4 If the entry exists, it is returned via the extended HashMap's get() method.

By changing the Map class used in the handler for <ccc:constantsMap> from HashMap to our new ClassConstantsMap class, we finally achieve our goal. We can easily make class constant references on the JSP page without resorting to scriptlet expressions, and if we make referencing errors, we will learn about them very quickly and spectacularly.

This time, there are no substantive "but's", and that's cool!

Happy Days are Here Again

In this article we've established a general means for determining the value of a class constant and explored a number of ways to exploit this capability to ease the pain of referencing class constants in JSP pages.

Hopefully, we have either created ready-made tools that you can begin to use in your scriptless JSP pages immediately, or have given you ideas and technology fragments that you can exploit in whatever manner makes the most sense for your own web applications.



The jar file containing the classes and TLD described in this article. This jar file is suitable for dropping into a web application's WEB-INF/lib folder in order to use these tags and classes as is.

This jar file also contains the source code for all the classes described in this article, as well as the generated javadocs for the classes and the TLD.

You will note that the classes in the jar file differ in a number of ways from those presented in this article. Some of the code presented in the body of the article has been simplified to focus upon the concepts being discussed. The actual classes as included in the jar file have more robust error checking, and common operations are factored into superclasses. Of particular note:

  • The custom action implementations define TagExtraInfo inner classes to perform translation-time checking of their static attributes.
  • Since both of the defined custom actions share the declaration and semantics of the var and scope attributes, a "tag support" superclass for these tags handles those semantics. This superclass is suitable for extending by any custom action supporting these common attributes.

The JSP 2.0 Specification
The definitive reference for JSP 2.0 information.

Javadoc API

The javadoc API descriptions for the reflection classes.
The javadoc API for the java.util.Map interface.
The javadoc API descriptions for the javax.servlet.ServletContextListener class.

Discuss this article in The Big Moose Saloon!

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Ruby on Rails in the Enterprise Toolbox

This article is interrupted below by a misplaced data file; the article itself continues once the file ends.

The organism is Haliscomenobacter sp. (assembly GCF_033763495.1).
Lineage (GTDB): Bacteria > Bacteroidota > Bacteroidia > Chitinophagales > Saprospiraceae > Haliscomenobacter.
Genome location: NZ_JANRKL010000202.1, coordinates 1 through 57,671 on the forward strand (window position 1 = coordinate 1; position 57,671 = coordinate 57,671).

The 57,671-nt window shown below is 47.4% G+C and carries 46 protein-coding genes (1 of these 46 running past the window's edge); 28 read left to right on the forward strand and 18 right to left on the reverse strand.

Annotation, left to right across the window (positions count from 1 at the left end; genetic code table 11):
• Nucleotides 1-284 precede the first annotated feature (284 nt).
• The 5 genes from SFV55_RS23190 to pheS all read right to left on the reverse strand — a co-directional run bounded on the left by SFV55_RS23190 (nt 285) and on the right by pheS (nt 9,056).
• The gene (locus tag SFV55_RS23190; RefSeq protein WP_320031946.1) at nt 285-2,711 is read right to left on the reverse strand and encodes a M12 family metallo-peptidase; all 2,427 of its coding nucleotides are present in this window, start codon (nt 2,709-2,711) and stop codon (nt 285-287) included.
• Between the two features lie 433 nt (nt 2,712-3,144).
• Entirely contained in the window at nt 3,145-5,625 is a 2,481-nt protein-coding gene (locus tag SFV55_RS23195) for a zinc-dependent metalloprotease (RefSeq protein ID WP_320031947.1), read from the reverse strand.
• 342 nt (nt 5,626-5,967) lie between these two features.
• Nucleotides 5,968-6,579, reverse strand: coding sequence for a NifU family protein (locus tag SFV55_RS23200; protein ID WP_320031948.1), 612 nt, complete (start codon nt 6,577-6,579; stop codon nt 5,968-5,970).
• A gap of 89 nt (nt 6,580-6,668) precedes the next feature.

Ruby on Rails in the Enterprise Toolbox
by LasseKoskela


If you've followed the IT blogosphere even slightly over the past months, you've unavoidably heard of a "Web 2.0" web development framework named Ruby on Rails. Ruby on Rails (or, just Rails) is indeed an exciting development and definitely has earned a lot of the attention it's getting. Following the recent 1.0 release of Rails, this article is my feeble attempt to help you see through the hype and see Rails for what it's worth. Specifically, I'd like to pose the question, where does Ruby on Rails fit in the enterprise development landscape?

Before we get started, I feel obliged to state a little disclaimer about myself. I love Rails. I love it. But, while I enjoy writing applications with Rails, I've tried hard to keep an objective perspective on things. It is this perspective I'm hoping to pass on to you, dear reader, for critical evaluation. I'm not expecting anyone to take my perspective and adopt it as-is. I'm expecting you to think for yourself, perhaps focusing your own thoughts through this article.

Let's start by talking a bit about what exactly is Ruby on Rails is.

Rails in a few words

Ruby on Rails is first and foremost a web framework and the brainchild of David Heinemeier Hansson. It's written with Ruby, a dynamically typed, interpreted programming language originating from the hands of Yukihiro Matsumoto. Rails is composed of a number of little, well-integrated frameworks, each focused on delivering some small slice of the full framework's capability, ranging from object-relational mapping to MVC to web services support.

Rails is designed to keep simple things simple. While the numerous mentions by Rails aficionados about 10-fold productivity improvements might seem ridiculous to the more critical of us, I do believe there's significant potential built right into the framework itself. I've personally found Rails a pleasure to develop with and my jaws have dropped at least a couple of times as I've ventured to trying out new aspects of the framework. Perhaps the biggest question regarding Rails in my mind right now is, how far can Rails stretch without losing its advantage?

In search of enterprise technology

What makes a technology suitable for enterprise development is difficult to define exactly. What we can do, however, is discuss aspects that we recognize as being at least somewhat relevant for the discussion. Such aspects include the kind of support available through frameworks, the power handed to us in the form of a programming language, the development environment in general, and, of course, the community at large along with the availability of third party libraries and developer skills on the market. Furthermore, issues like security and support for operations and maintenance cannot be ignored either.